Tag: evolution

  1. Releases of Wolbachia-infected mosquitoes for disease control

    Words and images: Perran Ross When animals raised in captivity are released back into the wild, you might picture cute and furry mammals from an endangered species. But in many countries around the world, people are releasing mosquitoes raised in laboratories into the environment. These mosquitoes feed on human blood and are vectors of dengue, […]

    blogs.unimelb.edu.au/pearg/2019/09/18/releases-of-wolbachia-infected-mosquitoes-for-disease-control

  2. Using genomics to determine the adaptive potential of populations

    Words: Ary Hoffmann One of the central tenets of conservation biology is that high levels of genetic variation in natural populations is important for their long-term survival. High levels of variation allow populations to adapt to changing environments through evolution. This process is now recognised as being extremely fast when selection pressures are high. In […]

    blogs.unimelb.edu.au/pearg/2019/06/27/using-genomics-to-determine-the-adaptive-potential-of-populations

  3. New open access paper: Morphological and molecular analysis of Australian earwigs (Dermaptera) points to unique species and regional endemism in the Anisolabididae family

    Words and images: Oliver Stuart Link to open access paper Earwigs (Dermaptera) are a challenging group of insects to study. In Australia, earwigs are variously known as pests, predators of pests (so, beneficial insects), or both at once depending on the crop type and other particulars. The invasive Forficula auricularia (the European earwig) is the […]

    blogs.unimelb.edu.au/pearg/2019/03/15/new-open-access-paper-morphological-and-molecular-analysis-of-australian-earwigs-dermaptera-points-to-unique-species-and-regional-endemism-in-the-anisolabididae-family

  4. The diversity of Aussie grasshoppers | Part one

    Words: Vanessa White Images: Mike Kearney and Vanessa White Why Australian grasshoppers are fantastic research subjects: The Morabine grasshoppers (subfamily Morabinae) commonly known as “matchstick grasshoppers” are endemic to Australia and comprise 40 genera and around 250 species (Rentz 1996). Both sexes are wingless with a characteristic matchstick-like appearance. Some Morabine species have been studied […]

    blogs.unimelb.edu.au/pearg/2018/10/08/the-diversity-of-aussie-grasshoppers-part-one

  5. SEEKING MSc STUDENT | Buruli Ulcer’s Most Wanted – Understanding the mosquito associated with the flesh-eating bacteria, Mycobacterium ulcerans

    Aedes notoscriptus has been identified in association with the emerging bacterial pathogen Mycobacterium ulcerans, which causes Buruli ulcer, as well as being a vector of Ross River virus. Key ecological features such as bloodmeal feeding patterns and movement dynamics of individuals are however not clearly defined. This project will involve both laboratory and field-based components. Field […]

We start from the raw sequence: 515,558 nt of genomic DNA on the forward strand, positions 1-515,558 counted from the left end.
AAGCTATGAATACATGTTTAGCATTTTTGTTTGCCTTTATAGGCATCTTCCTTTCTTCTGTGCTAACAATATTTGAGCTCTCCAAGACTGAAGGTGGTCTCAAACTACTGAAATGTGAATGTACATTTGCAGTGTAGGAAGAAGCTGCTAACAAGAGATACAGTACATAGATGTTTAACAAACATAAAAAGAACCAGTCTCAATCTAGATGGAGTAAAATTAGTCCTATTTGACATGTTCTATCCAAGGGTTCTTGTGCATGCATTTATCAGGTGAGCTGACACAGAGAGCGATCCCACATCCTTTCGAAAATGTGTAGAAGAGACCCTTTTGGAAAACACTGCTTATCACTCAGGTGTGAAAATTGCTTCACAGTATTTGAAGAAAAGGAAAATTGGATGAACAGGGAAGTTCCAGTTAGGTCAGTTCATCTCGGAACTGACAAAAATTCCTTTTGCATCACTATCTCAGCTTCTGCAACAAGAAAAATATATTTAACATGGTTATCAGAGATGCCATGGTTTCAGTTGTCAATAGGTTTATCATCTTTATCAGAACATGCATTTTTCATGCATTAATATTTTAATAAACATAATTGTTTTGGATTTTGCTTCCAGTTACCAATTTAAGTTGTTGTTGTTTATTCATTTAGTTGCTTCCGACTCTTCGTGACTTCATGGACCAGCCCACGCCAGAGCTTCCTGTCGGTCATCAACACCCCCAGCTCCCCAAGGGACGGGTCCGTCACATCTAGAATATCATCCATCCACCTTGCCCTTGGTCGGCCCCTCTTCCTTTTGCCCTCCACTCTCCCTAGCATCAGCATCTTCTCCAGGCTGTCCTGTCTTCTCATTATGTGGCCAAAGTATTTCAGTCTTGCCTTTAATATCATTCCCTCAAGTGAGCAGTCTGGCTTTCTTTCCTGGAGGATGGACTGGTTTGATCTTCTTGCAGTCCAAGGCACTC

blogs.unimelb.edu.au/pearg/2018/10/03/seeking-msc-student-buruli-ulcers-most-wanted-understanding-the-mosquito-associated-with-the-flesh-eating-bacteria-mycobacterium-ulcerans

  6. A new and unusual Wolbachia bacteria from Drosophila flies limited to the female sex

    Words: Ary Hoffmann Cover image: Perran Ross As Wolbachia bacteria that live inside insect cells continue to be discovered and studied in detail, our appreciation of the diverse ways in which these bacteria interact with their hosts continues to expand. In past work we have found Wolbachia that cause embryo death when infected males mate […]

    blogs.unimelb.edu.au/pearg/2018/08/24/a-new-and-unusual-wolbachia-bacteria-from-drosophila-flies-limited-to-the-female-sex

  7. Rapid evolution in insect pest species

    Off the back of a review Ary wrote last year in Current Opinion in Insect Science, a less technical and more digestible summary is now available (sans pay-wall) at Science Trends. A Quote from the Science Trends article to grab your interest: Evolutionary changes often occur when pest species invade new areas where they have […]

    blogs.unimelb.edu.au/pearg/2018/04/30/rapid-evolution-in-insect-pest-species

  8. The Wolbachia pandemic | Symbionts spread rapidly across highly diverged flies

    Words: Perran Ross Cover photo: Andrew Weeks Wolbachia are perhaps the most prevalent bacterial symbionts on earth. Of the millions of insect species, Wolbachia are estimated to infect up to half of them. These bacteria are renowned for the effects they exert on their hosts, which can often be quite dramatic. Some Wolbachia strains are […]

    blogs.unimelb.edu.au/pearg/2018/04/16/the-wolbachia-pandemic-symbionts-spread-rapidly-across-highly-diverged-flies

  9. Study Shows Rapid Evolution in Lab-Reared Insects | Perran and Ary’s new paper covered in Entomology Today

    Perran and Ary’s lab adaptation review  paper is fresh off the press and immediately generating interest. Follow the link below to Entomology Today to read all about it. Study Shows Rapid Evolution in Lab-Reared Insects

    blogs.unimelb.edu.au/pearg/2018/03/02/study-shows-rapid-evolution-in-lab-reared-insects-perran-and-arys-new-paper-covered-in-entomology-today

  10. Fresh publications!

    Climate contributes to the evolution of pesticide resistance | James Maino, Paul Umina, Ary Hoffmann     Abstract The evolution of pesticide resistance through space and time is of great economic significance to modern agricultural production systems, and consequently, is often well documented. It can thus be used to dissect the evolutionary and ecological processes […]

    blogs.unimelb.edu.au/pearg/2018/02/19/fresh-publications

Number of posts found: 20